The blogosphere reacts to Ghettopoly
David Chang's racist board game, Ghettopoly, has garnered the attention of quite a few bloggers. Because of interest in the topic, I have decided to reprint excerpts from some of the responses. I may have more to say about Ghettopoly later, but for now, these bloggers get their say.
Dustin, of One Man's Opinion, believes my look at the topic was too narrow.
Like Mac Diva, I'm glad to see Asian-American groups speaking out and condemning the creator of Ghettopoly -- which maligns both African-Americans, in its imagery, and Asian-Americans, in linking them to the game's bigotry. However, I am disturbed by Mac Diva's encouragement of Hasbro's lawsuit, and particularly by the notion of the game's creator being "brought to heel". As with any other published material, David Chang, the mastermind behind Ghettopoly, has a right to free speech and free expression, no matter how offensive. To advocate the use of the courts to crush that expression seems to me a violation of that fundamental principle. It's an admittance of the utter failure of imagination and progressive values -- because we have been unsuccessful in destroying the demand for such racist representations, we will attempt to stem the supply by restricting what they are allowed to say.
And who will benefit from the outcome of this lawsuit? African-Americans? Hardly. Asian-Americans? Guess again. The only possible beneficiary will be Hasbro, who will use a set of laws that are antithetical to progressive values (anti-copyright laws that punish users and prevent innovation) to protect a game which is decidedly not progressive (with it's integral system of class capitalism expressed through its low-rent, slum districts -- the $12/night fleabag motels of Baltic Avenue -- linearly opposed to the glittering mansions of Park Place and Broadway). While worrying about the derogatory black imagery of Ghettopoly is commendable, what about the absent black imagery of whites-only Monopoly?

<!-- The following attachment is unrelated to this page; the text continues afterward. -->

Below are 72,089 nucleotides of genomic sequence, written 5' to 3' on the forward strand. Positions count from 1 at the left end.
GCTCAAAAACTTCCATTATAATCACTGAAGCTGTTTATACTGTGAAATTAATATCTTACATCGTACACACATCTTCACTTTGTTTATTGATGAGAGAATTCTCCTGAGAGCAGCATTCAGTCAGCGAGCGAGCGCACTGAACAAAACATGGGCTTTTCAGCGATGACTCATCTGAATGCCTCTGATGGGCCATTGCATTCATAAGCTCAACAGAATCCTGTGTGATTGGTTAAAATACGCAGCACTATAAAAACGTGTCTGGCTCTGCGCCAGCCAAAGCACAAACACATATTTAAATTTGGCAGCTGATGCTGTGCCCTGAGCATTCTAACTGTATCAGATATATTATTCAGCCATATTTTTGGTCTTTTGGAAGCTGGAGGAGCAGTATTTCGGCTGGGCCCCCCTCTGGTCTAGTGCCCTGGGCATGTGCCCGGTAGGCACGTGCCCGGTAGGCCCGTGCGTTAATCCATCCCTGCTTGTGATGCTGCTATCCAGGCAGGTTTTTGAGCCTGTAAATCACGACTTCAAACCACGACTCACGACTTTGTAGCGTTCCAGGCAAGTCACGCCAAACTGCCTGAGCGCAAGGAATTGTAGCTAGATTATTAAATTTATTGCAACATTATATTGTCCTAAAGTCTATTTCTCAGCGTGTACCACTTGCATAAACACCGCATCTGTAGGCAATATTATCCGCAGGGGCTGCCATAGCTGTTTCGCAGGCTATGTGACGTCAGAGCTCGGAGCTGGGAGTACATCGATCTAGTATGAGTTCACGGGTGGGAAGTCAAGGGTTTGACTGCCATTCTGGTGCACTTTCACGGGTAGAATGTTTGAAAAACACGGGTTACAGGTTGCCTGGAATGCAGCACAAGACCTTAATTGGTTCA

Mac Diva frames Hasbro's case as an extension of the work of civil rights groups who "lack the funds to effectively confront people who engage in appalling acts". I can virtually guarantee that Hasbro is not making this mistake -- they are interested only in protecting a trademark, and would have filed the same suit (and have, I'm sure) if the knock-off's imagery consisted solely of unicorns and fluffy kittens. This is a company that has moved virtually all of its production into Chinese sweatshops and is the target of shareholder action from the Interfaith Center on Corporate Responsibility because of its racist protrayals of American Indians -- I'm entirely sure that Hasbro is not the knight in shining armour for civil rights causes Mac Diva makes them out to be.
Centrist Rick Heller of Smart Genes gets to the meat of the matter. (Can a vegetarian say that?) He cites Chang's rationalization for Ghettopoly.
When I play with a traditional board game with my friends, it simply does not appeal to me much. To your dismay, Hip Hop Culture is what I gravitate towards, so naturally when I decided to make a game, I want to give it an urban edge. Stereotypes are everywhere, when you flip to MTV or BET you do not often see the same images and lyrics, rappers rapping about sipping on 40's, pimping hoes, smoking the chronics, slinging crack rocks, wicked jump shots.
Rick isn't convinced.
This is an example of outsider, in this case an Asian-American, wrongly presuming to be cut the same slack afforded members within the group. There is a double standard, and that's not wrong. It's one thing to be self-deprecating with regard to your ethnicity, and something else to demean others.